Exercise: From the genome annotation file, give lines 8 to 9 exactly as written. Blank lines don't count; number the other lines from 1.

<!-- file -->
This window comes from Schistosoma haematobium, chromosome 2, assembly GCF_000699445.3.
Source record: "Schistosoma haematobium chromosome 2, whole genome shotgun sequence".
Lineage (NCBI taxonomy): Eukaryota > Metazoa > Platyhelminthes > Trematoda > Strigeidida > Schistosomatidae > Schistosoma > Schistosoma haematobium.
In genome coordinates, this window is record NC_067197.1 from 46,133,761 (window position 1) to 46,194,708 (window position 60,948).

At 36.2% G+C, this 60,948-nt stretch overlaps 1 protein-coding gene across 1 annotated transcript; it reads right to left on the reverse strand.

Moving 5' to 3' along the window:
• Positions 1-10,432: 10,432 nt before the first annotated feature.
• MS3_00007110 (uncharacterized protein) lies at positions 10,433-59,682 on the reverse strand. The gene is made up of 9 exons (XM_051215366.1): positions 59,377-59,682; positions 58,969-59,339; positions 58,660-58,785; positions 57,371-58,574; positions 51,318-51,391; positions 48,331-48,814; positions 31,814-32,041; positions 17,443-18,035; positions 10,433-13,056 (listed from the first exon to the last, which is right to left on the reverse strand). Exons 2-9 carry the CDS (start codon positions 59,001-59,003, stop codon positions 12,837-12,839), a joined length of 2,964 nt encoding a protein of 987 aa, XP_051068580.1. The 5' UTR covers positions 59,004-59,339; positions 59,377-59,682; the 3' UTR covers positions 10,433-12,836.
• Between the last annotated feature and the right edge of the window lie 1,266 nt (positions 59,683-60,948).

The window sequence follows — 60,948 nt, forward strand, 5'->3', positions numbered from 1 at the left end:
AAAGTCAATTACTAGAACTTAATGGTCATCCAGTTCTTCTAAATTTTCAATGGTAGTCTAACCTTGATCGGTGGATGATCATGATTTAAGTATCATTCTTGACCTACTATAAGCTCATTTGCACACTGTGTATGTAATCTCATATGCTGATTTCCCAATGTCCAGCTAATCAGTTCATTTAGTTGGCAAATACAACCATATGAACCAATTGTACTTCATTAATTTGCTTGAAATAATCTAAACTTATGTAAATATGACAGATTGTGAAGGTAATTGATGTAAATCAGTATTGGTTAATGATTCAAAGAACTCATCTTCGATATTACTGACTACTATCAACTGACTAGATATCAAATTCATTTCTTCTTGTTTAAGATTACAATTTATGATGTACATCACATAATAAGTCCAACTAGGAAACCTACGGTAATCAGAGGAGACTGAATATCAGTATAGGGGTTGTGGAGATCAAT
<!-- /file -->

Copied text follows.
• MS3_00007110 (uncharacterized protein) lies at positions 10,433-59,682 on the reverse strand. The gene is made up of 9 exons (XM_051215366.1): positions 59,377-59,682; positions 58,969-59,339; positions 58,660-58,785; positions 57,371-58,574; positions 51,318-51,391; positions 48,331-48,814; positions 31,814-32,041; positions 17,443-18,035; positions 10,433-13,056 (listed from the first exon to the last, which is right to left on the reverse strand). Exons 2-9 carry the CDS (start codon positions 59,001-59,003, stop codon positions 12,837-12,839), a joined length of 2,964 nt encoding a protein of 987 aa, XP_051068580.1. The 5' UTR covers positions 59,004-59,339; positions 59,377-59,682; the 3' UTR covers positions 10,433-12,836.
• Between the last annotated feature and the right edge of the window lie 1,266 nt (positions 59,683-60,948).